The descent through the Barrios is very, very steep. Some chaps are drilling little floral arches into the pavement. There’s a festival apparently. No one seems to care. The main commercial part of the town lies along the main road along with huge Serrano Ham warehouses and stores. Trevelez may be the ‘world capital of ham’ but don’t ask for Iberico here. It’s Serrano or ‘no.’
Our campsite is 1km out of town. Uphill. Uphill a lot. I kind of knew this when booking but I was swayed by the pool for our zero day.
We are housed in a ‘static’ style shack at the very top of the now obligatory hill of death. The pool is devoid of water. ‘It will be ready in a few days.’ I am desolated.
Day 21 – Trevelez – Zero Day
So, what do you do on a baking hot zero day with no pool? Boozy lunch, that’s what. In town we randomly manage to pick the best reviewed restaurant. We have time on our hands so go for their suggested traditional Andalucian menu, plus rose wine.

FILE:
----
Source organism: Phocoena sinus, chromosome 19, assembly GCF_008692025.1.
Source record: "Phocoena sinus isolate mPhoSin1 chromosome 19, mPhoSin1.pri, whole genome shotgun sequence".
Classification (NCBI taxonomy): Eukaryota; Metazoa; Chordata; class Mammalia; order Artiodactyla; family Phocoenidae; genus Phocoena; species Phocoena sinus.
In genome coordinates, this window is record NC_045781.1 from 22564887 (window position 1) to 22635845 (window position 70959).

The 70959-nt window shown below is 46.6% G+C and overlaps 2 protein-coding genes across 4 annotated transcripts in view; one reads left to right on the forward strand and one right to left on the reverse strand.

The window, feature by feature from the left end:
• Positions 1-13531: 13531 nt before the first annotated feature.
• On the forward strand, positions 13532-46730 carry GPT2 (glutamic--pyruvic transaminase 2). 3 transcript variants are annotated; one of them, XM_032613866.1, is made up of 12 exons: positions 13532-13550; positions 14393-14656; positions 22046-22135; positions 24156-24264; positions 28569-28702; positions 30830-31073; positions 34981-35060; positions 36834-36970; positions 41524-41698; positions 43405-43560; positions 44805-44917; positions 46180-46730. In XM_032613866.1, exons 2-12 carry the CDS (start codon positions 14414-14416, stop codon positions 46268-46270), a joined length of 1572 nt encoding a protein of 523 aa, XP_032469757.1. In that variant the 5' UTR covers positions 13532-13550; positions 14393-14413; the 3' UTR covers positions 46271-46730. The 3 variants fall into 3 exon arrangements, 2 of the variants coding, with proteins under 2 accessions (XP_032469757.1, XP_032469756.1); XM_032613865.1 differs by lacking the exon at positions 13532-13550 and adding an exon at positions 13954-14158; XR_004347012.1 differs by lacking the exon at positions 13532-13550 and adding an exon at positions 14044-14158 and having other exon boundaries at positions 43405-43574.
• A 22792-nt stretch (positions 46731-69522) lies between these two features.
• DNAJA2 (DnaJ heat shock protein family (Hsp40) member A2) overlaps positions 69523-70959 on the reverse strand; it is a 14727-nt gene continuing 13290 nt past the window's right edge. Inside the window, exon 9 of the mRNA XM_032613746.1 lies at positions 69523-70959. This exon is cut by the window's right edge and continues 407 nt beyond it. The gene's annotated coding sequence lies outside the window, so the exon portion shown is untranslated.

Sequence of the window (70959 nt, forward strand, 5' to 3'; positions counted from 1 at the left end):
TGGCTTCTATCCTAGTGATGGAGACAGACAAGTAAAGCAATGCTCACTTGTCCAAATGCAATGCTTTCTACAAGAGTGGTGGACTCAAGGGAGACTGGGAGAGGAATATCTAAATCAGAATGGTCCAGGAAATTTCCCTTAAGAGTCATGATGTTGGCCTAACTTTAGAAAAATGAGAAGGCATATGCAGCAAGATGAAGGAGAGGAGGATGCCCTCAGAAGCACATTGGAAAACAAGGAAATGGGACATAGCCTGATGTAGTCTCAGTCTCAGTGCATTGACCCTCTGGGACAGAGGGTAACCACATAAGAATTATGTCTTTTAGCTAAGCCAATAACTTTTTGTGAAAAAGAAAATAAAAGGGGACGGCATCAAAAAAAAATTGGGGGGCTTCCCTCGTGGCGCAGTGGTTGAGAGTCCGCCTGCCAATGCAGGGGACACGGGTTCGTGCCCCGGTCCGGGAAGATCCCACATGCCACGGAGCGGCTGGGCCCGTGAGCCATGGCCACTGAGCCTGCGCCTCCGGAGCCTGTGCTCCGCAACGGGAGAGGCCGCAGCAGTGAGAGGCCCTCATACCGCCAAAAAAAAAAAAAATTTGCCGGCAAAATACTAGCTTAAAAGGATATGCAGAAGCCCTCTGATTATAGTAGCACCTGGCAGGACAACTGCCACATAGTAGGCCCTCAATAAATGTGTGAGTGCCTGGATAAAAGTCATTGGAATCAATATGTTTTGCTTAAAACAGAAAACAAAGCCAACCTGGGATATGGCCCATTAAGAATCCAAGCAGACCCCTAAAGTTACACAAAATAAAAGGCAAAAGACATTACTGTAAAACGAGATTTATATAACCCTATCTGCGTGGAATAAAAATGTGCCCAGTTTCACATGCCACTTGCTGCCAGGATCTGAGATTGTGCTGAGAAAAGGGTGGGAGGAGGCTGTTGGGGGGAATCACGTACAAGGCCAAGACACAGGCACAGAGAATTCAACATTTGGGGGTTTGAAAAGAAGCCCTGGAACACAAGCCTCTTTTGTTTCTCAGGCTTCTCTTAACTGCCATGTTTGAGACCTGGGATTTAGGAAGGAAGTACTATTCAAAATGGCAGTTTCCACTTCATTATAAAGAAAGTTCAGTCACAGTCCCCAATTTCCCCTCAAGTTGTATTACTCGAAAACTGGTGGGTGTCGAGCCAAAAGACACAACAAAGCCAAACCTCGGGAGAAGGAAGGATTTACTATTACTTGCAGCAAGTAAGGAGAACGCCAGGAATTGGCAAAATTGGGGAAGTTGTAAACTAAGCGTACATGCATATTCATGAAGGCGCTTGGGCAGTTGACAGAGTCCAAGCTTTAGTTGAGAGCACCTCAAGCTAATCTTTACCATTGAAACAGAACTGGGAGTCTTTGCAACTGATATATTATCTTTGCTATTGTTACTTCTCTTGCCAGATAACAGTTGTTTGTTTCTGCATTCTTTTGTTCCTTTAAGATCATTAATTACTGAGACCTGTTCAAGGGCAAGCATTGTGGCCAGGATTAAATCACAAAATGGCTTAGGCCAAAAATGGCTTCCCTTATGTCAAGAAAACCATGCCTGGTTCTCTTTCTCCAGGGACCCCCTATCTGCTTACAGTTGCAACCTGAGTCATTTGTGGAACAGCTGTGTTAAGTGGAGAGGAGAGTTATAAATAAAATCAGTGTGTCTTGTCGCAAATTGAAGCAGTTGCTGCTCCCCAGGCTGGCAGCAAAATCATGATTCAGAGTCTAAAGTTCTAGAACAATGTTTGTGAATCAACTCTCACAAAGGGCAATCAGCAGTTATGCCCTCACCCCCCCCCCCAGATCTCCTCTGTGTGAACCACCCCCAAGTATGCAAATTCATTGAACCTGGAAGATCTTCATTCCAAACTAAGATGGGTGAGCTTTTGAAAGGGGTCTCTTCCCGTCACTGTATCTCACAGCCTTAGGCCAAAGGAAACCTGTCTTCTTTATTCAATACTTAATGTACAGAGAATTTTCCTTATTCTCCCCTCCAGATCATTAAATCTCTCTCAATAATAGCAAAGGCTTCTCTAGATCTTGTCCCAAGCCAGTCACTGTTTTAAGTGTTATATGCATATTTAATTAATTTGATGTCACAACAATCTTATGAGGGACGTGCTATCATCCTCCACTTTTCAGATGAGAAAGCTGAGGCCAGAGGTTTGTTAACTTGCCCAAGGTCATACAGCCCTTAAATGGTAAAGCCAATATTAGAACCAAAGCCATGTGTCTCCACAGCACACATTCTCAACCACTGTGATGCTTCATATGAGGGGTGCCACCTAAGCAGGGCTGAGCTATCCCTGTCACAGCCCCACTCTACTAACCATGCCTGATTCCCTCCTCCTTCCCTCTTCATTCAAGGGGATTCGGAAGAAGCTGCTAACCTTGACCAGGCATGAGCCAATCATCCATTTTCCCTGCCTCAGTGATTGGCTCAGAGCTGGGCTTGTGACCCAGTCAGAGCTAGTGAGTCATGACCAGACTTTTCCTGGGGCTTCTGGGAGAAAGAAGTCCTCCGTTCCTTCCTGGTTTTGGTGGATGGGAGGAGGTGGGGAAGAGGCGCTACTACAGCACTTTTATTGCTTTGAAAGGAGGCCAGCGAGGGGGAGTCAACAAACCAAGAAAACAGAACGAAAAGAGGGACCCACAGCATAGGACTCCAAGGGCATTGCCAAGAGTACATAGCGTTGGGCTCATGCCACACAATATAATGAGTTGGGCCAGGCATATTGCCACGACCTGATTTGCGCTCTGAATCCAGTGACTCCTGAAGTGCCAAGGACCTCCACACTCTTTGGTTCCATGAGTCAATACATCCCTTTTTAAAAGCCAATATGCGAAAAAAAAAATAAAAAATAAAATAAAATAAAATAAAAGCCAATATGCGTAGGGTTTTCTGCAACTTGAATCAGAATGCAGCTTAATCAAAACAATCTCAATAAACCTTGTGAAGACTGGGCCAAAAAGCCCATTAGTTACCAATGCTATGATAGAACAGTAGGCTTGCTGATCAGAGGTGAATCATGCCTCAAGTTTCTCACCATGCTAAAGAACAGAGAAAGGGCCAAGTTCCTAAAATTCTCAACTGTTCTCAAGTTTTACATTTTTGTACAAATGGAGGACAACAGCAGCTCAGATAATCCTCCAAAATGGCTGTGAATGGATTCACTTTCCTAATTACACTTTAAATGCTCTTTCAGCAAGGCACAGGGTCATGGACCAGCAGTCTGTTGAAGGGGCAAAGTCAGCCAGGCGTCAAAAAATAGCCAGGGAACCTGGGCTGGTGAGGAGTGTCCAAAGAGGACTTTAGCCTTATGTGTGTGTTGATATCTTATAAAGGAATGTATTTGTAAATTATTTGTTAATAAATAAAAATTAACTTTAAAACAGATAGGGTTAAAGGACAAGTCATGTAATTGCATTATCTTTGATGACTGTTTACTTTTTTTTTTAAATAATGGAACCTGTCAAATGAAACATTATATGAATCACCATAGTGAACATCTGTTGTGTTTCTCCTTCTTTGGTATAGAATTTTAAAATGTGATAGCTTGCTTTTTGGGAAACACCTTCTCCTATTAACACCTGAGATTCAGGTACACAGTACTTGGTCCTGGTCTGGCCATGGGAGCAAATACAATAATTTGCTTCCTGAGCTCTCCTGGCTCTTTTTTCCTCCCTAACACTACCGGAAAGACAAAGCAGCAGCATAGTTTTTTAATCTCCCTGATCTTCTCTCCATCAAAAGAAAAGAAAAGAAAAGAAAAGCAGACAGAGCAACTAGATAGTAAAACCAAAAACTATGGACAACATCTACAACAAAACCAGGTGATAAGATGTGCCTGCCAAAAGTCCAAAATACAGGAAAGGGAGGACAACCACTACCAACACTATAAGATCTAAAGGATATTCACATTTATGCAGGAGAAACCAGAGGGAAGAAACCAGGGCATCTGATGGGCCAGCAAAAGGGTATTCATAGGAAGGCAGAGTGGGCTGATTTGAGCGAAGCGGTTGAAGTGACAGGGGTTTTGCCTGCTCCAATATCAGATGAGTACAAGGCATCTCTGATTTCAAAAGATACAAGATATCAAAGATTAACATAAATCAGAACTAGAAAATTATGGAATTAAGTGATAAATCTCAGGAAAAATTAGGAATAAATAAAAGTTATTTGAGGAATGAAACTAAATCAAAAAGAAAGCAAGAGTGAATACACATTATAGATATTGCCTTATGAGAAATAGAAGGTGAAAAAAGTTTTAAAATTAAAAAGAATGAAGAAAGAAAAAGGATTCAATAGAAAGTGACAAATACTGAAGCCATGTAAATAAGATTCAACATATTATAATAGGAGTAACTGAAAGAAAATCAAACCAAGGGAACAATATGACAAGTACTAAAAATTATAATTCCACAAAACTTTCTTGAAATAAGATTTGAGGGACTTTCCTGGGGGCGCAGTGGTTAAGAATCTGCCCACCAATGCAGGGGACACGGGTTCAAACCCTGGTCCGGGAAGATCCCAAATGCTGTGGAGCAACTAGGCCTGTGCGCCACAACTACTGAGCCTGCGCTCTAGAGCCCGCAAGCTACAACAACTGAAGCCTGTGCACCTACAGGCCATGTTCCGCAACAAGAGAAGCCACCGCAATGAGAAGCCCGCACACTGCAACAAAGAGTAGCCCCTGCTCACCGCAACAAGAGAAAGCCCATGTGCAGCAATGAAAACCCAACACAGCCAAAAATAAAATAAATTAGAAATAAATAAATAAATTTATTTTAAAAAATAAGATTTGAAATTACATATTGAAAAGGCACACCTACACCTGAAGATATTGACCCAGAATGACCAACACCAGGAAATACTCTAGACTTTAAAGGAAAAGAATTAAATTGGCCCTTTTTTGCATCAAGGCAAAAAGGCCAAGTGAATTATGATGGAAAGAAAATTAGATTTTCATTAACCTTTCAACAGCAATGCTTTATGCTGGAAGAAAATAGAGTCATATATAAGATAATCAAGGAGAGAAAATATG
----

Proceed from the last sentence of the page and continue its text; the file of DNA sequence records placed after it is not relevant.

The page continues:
Pic 13 – lunch starter in Trevelez.
Zero-day lunches are one of the best things in the world! Guilt free bingeing on wine and food following days of walking. Even the hill of death doesn’t seem so bad afterwards.
We pass the swimming pool on the way up to our shack. There’s a hose gurgling water into its depths. Back at the shack we find we have no running water. We are fine though, just as long as that pool’s ready in a few days. Not.
Pic 14 – lunch main in Trevelez & Pic 15 – the local custom of tea cosying pot plants.
Day 22 – Trevelez to Cádiar – 23km
Pic 15 – leaving Trevelez with dry trunks
It’s getting hotter; 34’ today in the shade, of which there isn’t much. Having crested the ridge out of the valley, the route is all downhill passing through three bright, white mountain villages. The first is Juviles. The final approach to the village is through a mass of poppies.
We stop at a cafe/bar for our ‘usual.’ A free tapas arrives; a mass of tinned ham, cubed and served with broad beans.
After leaving Juviles the path becomes narrow and precipitous; contouring a dramatic gorge